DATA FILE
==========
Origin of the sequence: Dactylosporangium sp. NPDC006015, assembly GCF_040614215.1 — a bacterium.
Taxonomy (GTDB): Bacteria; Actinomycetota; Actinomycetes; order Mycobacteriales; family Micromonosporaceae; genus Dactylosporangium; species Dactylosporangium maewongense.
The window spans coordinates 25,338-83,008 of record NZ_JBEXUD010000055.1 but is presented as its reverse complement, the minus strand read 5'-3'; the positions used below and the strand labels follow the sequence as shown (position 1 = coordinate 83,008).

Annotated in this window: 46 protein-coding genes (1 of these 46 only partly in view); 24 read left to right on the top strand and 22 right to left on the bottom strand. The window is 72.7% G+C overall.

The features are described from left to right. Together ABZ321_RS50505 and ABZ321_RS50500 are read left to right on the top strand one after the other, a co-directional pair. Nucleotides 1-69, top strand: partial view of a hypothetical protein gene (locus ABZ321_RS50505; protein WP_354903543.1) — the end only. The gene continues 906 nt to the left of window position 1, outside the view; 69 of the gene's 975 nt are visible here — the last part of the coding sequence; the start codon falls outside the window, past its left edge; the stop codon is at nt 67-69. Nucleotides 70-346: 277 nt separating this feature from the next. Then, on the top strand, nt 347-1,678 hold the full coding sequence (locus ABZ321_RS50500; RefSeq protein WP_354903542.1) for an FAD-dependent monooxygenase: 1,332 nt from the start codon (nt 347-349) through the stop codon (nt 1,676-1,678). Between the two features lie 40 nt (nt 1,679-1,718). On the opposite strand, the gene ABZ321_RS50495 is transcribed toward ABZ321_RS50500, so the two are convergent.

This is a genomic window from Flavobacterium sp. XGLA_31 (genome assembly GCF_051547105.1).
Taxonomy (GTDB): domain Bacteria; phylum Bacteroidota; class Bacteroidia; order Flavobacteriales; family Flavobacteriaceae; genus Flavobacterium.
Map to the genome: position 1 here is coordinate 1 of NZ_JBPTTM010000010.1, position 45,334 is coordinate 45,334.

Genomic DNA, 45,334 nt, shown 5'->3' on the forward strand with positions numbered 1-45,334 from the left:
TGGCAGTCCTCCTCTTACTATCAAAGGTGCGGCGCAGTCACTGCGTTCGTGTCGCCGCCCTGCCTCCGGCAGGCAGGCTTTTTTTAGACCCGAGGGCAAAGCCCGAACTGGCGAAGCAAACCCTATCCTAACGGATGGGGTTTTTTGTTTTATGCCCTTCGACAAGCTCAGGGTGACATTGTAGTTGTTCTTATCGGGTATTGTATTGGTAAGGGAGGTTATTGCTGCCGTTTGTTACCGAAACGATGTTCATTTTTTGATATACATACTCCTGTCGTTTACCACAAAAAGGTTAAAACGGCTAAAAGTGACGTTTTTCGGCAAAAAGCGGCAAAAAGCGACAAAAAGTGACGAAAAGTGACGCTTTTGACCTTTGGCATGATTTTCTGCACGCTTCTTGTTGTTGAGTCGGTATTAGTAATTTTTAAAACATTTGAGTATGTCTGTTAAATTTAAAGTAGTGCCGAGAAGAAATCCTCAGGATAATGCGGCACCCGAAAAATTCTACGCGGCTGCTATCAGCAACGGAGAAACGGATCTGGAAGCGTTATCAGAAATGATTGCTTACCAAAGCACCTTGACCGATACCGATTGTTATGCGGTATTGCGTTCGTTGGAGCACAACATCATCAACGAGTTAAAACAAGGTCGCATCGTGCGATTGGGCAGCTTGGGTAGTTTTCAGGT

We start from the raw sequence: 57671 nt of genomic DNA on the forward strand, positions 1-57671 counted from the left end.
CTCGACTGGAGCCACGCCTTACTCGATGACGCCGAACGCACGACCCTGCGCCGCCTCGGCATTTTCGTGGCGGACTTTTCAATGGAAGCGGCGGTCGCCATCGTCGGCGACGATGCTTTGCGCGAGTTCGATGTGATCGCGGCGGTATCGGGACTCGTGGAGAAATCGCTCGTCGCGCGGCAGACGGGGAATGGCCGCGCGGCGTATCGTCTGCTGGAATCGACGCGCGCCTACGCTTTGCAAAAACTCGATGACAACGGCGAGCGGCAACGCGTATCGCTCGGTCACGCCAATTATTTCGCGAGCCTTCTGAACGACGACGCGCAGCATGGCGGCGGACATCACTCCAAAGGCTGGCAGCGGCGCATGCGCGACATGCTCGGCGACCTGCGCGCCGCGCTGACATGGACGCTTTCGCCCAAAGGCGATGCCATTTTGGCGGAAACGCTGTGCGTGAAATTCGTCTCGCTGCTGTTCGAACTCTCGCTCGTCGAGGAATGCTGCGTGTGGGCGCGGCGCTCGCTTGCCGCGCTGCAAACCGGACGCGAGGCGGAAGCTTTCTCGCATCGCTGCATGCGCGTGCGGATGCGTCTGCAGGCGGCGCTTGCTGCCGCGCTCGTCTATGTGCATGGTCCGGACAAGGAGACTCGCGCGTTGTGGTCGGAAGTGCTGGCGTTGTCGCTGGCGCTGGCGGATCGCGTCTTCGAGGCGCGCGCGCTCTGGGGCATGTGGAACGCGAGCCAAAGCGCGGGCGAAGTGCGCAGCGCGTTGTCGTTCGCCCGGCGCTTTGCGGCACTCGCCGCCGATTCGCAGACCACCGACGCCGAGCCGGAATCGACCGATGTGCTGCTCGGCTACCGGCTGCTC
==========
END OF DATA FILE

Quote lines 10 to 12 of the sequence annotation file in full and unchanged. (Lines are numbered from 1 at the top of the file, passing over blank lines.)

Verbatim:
TGGCAGTCCTCCTCTTACTATCAAAGGTGCGGCGCAGTCACTGCGTTCGTGTCGCCGCCCTGCCTCCGGCAGGCAGGCTTTTTTTAGACCCGAGGGCAAAGCCCGAACTGGCGAAGCAAACCCTATCCTAACGGATGGGGTTTTTTGTTTTATGCCCTTCGACAAGCTCAGGGTGACATTGTAGTTGTTCTTATCGGGTATTGTATTGGTAAGGGAGGTTATTGCTGCCGTTTGTTACCGAAACGATGTTCATTTTTTGATATACATACTCCTGTCGTTTACCACAAAAAGGTTAAAACGGCTAAAAGTGACGTTTTTCGGCAAAAAGCGGCAAAAAGCGACAAAAAGTGACGAAAAGTGACGCTTTTGACCTTTGGCATGATTTTCTGCACGCTTCTTGTTGTTGAGTCGGTATTAGTAATTTTTAAAACATTTGAGTATGTCTGTTAAATTTAAAGTAGTGCCGAGAAGAAATCCTCAGGATAATGCGGCACCCGAAAAATTCTACGCGGCTGCTATCAGCAACGGAGAAACGGATCTGGAAGCGTTATCAGAAATGATTGCTTACCAAAGCACCTTGACCGATACCGATTGTTATGCGGTATTGCGTTCGTTGGAGCACAACATCATCAACGAGTTAAAACAAGGTCGCATCGTGCGATTGGGCAGCTTGGGTAGTTTTCAGGT

We start from the raw sequence: 57671 nt of genomic DNA on the forward strand, positions 1-57671 counted from the left end.
CTCGACTGGAGCCACGCCTTACTCGATGACGCCGAACGCACGACCCTGCGCCGCCTCGGCATTTTCGTGGCGGACTTTTCAATGGAAGCGGCGGTCGCCATCGTCGGCGACGATGCTTTGCGCGAGTTCGATGTGATCGCGGCGGTATCGGGACTCGTGGAGAAATCGCTCGTCGCGCGGCAGACGGGGAATGGCCGCGCGGCGTATCGTCTGCTGGAATCGACGCGCGCCTACGCTTTGCAAAAACTCGATGACAACGGCGAGCGGCAACGCGTATCGCTCGGTCACGCCAATTATTTCGCGAGCCTTCTGAACGACGACGCGCAGCATGGCGGCGGACATCACTCCAAAGGCTGGCAGCGGCGCATGCGCGACATGCTCGGCGACCTGCGCGCCGCGCTGACATGGACGCTTTCGCCCAAAGGCGATGCCATTTTGGCGGAAACGCTGTGCGTGAAATTCGTCTCGCTGCTGTTCGAACTCTCGCTCGTCGAGGAATGCTGCGTGTGGGCGCGGCGCTCGCTTGCCGCGCTGCAAACCGGACGCGAGGCGGAAGCTTTCTCGCATCGCTGCATGCGCGTGCGGATGCGTCTGCAGGCGGCGCTTGCTGCCGCGCTCGTCTATGTGCATGGTCCGGACAAGGAGACTCGCGCGTTGTGGTCGGAAGTGCTGGCGTTGTCGCTGGCGCTGGCGGATCGCGTCTTCGAGGCGCGCGCGCTCTGGGGCATGTGGAACGCGAGCCAAAGCGCGGGCGAAGTGCGCAGCGCGTTGTCGTTCGCCCGGCGCTTTGCGGCACTCGCCGCCGATTCGCAGACCACCGACGCCGAGCCGGAATCGACCGATGTGCTGCTCGGCTACCGGCTGCTC